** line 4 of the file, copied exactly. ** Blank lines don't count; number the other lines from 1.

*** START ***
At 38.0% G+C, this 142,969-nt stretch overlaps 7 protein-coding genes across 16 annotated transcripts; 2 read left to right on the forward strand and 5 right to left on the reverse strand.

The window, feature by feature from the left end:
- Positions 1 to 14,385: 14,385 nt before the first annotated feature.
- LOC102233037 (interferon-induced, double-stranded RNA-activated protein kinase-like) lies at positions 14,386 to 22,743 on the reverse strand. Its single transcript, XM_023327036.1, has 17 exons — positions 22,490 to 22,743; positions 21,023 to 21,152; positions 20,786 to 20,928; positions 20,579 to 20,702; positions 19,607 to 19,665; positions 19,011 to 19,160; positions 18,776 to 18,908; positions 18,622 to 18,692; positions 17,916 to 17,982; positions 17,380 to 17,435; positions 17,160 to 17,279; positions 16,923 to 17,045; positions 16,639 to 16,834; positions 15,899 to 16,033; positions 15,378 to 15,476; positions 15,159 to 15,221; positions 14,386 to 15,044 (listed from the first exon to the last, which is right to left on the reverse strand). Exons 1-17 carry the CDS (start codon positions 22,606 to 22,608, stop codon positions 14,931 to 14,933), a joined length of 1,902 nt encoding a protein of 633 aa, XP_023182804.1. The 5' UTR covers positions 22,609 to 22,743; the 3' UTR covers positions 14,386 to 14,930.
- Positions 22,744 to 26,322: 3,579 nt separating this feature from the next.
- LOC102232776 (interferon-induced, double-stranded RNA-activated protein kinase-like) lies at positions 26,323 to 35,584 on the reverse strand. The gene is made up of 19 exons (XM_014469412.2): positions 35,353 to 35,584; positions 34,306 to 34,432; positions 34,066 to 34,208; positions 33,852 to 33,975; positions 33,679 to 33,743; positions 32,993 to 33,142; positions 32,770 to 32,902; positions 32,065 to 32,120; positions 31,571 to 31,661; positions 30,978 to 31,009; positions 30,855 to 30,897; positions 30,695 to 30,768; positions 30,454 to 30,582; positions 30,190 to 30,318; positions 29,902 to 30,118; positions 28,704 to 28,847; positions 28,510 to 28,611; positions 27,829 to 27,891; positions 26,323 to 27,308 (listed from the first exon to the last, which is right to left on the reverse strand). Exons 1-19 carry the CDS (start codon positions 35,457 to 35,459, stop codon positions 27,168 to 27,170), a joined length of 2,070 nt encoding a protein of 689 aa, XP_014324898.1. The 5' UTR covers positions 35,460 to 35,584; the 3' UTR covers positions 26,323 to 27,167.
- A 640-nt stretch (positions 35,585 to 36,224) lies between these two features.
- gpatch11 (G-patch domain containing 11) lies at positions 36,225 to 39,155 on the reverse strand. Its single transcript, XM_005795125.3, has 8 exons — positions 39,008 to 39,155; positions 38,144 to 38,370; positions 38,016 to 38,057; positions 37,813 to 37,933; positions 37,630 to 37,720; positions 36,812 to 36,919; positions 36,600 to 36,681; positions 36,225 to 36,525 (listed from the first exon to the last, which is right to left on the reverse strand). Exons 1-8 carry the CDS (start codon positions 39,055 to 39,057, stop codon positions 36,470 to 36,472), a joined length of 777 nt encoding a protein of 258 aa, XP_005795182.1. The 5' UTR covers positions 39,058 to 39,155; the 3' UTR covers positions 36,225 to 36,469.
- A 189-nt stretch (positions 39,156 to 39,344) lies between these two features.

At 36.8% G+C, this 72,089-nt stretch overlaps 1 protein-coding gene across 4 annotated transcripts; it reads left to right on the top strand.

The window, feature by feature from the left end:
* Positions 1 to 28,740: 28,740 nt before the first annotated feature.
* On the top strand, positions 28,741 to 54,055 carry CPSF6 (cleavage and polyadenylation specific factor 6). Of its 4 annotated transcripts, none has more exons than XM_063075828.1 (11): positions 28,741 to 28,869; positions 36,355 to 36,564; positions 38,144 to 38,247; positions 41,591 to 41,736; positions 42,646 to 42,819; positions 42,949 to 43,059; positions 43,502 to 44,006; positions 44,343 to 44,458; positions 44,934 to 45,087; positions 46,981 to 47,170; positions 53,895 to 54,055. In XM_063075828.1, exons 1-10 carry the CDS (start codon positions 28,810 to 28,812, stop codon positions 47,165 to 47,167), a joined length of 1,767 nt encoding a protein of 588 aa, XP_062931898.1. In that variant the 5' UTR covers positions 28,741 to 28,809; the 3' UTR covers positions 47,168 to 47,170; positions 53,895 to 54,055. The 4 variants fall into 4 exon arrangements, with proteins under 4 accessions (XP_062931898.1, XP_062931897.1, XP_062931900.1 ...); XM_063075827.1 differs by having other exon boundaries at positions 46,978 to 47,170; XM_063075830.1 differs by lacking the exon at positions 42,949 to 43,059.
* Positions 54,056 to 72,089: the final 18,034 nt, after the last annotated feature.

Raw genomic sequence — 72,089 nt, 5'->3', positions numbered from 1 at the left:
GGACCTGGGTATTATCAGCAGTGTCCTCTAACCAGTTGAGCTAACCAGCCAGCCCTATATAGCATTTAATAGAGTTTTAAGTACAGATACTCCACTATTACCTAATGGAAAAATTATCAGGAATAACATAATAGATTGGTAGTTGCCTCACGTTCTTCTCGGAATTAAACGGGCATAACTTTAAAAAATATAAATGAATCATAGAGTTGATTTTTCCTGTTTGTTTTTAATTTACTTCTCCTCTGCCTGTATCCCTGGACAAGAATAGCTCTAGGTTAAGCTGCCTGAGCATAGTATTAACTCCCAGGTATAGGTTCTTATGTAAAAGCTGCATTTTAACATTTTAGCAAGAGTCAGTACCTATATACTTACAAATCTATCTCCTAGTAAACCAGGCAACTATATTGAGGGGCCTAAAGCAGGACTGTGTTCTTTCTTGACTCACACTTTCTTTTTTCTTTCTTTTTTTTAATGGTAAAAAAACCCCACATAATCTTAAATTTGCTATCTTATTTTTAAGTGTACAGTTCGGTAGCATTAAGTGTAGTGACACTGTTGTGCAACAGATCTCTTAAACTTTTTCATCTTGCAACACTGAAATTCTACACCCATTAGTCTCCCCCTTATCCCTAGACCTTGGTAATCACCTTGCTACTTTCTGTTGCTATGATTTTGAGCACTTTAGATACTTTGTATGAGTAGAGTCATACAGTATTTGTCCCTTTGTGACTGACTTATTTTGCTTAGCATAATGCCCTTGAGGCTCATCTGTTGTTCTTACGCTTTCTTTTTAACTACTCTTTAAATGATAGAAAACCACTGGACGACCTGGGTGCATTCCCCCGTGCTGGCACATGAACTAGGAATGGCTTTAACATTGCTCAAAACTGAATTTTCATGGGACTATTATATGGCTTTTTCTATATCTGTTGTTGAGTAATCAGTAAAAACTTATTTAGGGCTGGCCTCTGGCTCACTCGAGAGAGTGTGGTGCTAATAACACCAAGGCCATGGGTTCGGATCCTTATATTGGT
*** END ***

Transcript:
- LOC102233037 (interferon-induced, double-stranded RNA-activated protein kinase-like) lies at positions 14,386 to 22,743 on the reverse strand. Its single transcript, XM_023327036.1, has 17 exons — positions 22,490 to 22,743; positions 21,023 to 21,152; positions 20,786 to 20,928; positions 20,579 to 20,702; positions 19,607 to 19,665; positions 19,011 to 19,160; positions 18,776 to 18,908; positions 18,622 to 18,692; positions 17,916 to 17,982; positions 17,380 to 17,435; positions 17,160 to 17,279; positions 16,923 to 17,045; positions 16,639 to 16,834; positions 15,899 to 16,033; positions 15,378 to 15,476; positions 15,159 to 15,221; positions 14,386 to 15,044 (listed from the first exon to the last, which is right to left on the reverse strand). Exons 1-17 carry the CDS (start codon positions 22,606 to 22,608, stop codon positions 14,931 to 14,933), a joined length of 1,902 nt encoding a protein of 633 aa, XP_023182804.1. The 5' UTR covers positions 22,609 to 22,743; the 3' UTR covers positions 14,386 to 14,930.